Salafis regard cosmetic surgery as sinful, along with music and dancing.

El Masry appeared in several interviews, but refused to confirm or deny her relationship with the Islamist MP — even as she told a state-linked newspaper in March that she had filed for divorce from Al Balkimy after learning, via media reports about the plastic surgery scandal, that he was already married and a father. The disgraced Salafi MP filed a complaint against the belly dancer, accusing her of attempting to defame him and denying what she claimed had been a secret marriage. Despite her vagueness regarding the relationship (El Masry confirmed she was married to an Islamist politician but never stated explicitly who he was), when Parliament was dissolved last summer, she went to the building and smashed pottery on the pavement in front of it. According to Egyptian tradition, the act of smashing pottery symbolizes the permanent sundering of a relationship. El Masry then disappeared from the news, until this song came out on YouTube.

Act Thuggish did not amuse the Islamists, but their responses varied. Brotherhood leaders Mohamed Al Beltagy and Mahmoud Ghozlan complained that the freedoms won in the revolution were being abused by the secularists in a dirty war against the Islamists, but refrained from proposing any punitive action against El Masry.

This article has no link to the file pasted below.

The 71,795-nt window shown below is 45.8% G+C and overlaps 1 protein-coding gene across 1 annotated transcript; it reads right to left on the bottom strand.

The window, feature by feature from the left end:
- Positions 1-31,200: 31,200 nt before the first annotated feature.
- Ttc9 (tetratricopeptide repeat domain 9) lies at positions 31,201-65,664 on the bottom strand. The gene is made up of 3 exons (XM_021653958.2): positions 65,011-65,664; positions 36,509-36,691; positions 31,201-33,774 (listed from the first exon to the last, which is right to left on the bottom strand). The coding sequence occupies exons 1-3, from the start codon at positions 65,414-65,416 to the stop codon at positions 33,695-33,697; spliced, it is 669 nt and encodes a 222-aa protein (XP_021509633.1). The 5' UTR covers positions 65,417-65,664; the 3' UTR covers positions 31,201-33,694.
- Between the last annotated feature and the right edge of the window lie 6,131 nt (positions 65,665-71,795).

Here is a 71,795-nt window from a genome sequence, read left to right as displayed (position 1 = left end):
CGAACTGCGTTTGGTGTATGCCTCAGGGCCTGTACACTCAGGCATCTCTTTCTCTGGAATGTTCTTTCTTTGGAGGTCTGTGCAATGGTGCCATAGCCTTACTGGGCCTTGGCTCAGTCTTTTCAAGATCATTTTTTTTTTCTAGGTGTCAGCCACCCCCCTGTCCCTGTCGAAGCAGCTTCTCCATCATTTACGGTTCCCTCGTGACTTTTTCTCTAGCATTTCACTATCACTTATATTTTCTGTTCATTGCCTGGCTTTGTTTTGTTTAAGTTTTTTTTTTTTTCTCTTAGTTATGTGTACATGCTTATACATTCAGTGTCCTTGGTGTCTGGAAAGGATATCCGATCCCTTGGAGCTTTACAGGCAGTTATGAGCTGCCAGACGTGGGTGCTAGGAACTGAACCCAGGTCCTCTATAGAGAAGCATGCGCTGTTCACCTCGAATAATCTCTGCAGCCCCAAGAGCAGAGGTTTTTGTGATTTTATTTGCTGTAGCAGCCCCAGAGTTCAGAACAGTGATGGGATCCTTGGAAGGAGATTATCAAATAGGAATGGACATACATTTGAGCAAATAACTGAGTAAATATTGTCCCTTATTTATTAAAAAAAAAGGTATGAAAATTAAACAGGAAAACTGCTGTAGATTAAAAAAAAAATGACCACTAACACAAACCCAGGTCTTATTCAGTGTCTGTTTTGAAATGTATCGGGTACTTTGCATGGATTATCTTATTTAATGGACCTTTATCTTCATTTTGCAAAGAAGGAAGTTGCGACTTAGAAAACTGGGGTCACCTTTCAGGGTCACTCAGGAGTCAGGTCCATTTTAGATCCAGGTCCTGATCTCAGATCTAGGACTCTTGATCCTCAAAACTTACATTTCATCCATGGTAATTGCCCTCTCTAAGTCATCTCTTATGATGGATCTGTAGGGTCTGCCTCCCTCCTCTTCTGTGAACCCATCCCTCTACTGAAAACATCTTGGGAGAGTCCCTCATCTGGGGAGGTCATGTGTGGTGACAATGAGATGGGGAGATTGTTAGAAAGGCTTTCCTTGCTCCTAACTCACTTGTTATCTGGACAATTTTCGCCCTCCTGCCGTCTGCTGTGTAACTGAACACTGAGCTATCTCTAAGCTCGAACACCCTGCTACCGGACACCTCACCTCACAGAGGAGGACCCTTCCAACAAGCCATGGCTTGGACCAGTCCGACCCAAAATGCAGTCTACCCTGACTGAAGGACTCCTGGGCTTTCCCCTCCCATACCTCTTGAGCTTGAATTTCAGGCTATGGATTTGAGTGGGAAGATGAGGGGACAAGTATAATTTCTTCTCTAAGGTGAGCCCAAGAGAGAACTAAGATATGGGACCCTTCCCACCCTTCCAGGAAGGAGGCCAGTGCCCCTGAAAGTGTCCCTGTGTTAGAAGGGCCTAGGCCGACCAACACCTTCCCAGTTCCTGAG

The response from al-Gama'a al-Islamiyya, the Salafi party, was harsher. Party leaders Tarek Elzomr and Assem Abdel Magid said that El Masry was an immoral woman who should be punished for criticizing President Morsi and behaving in an un-Islamic manner. El Masry responded that she was not afraid of the Islamists, even as she confirmed having received several death threats.

So far, no individual or group has initiated legal action against El Masry. Nor is anyone likely to do so, for two very Egyptian reasons: 1) Many of the lyrics are derived from political chants, which puts the song under the rubric of freedom of speech in a political context — unless the government intends to prosecute every protester who used the same chants at political demonstrations; and 2) because belly dancers have a special status in Egyptian society.

There is a tacit social contract in Egyptian society, according to which belly dancers are untouchable. No matter what they do, no matter how outrageous their behavior is according to Islamist values, they are totally accepted by the general population. There are even old proverbs that warn against the wrath of belly dancers, advising people against antagonizing them. This is part of the schizophrenic Egyptian collective consciousness.

Ironically, this cultural dualism makes belly dancers the perfect foil for for Egypt’s secularists against the Islamists, as illustrated by the curious case of Sama El Masry.

Mahmoud Salem is an Egyptian columnist and political activist. He lives in Cairo.

Personal Democracy Media is grateful to the Omidyar Network for its generous support of techPresident's WeGov section.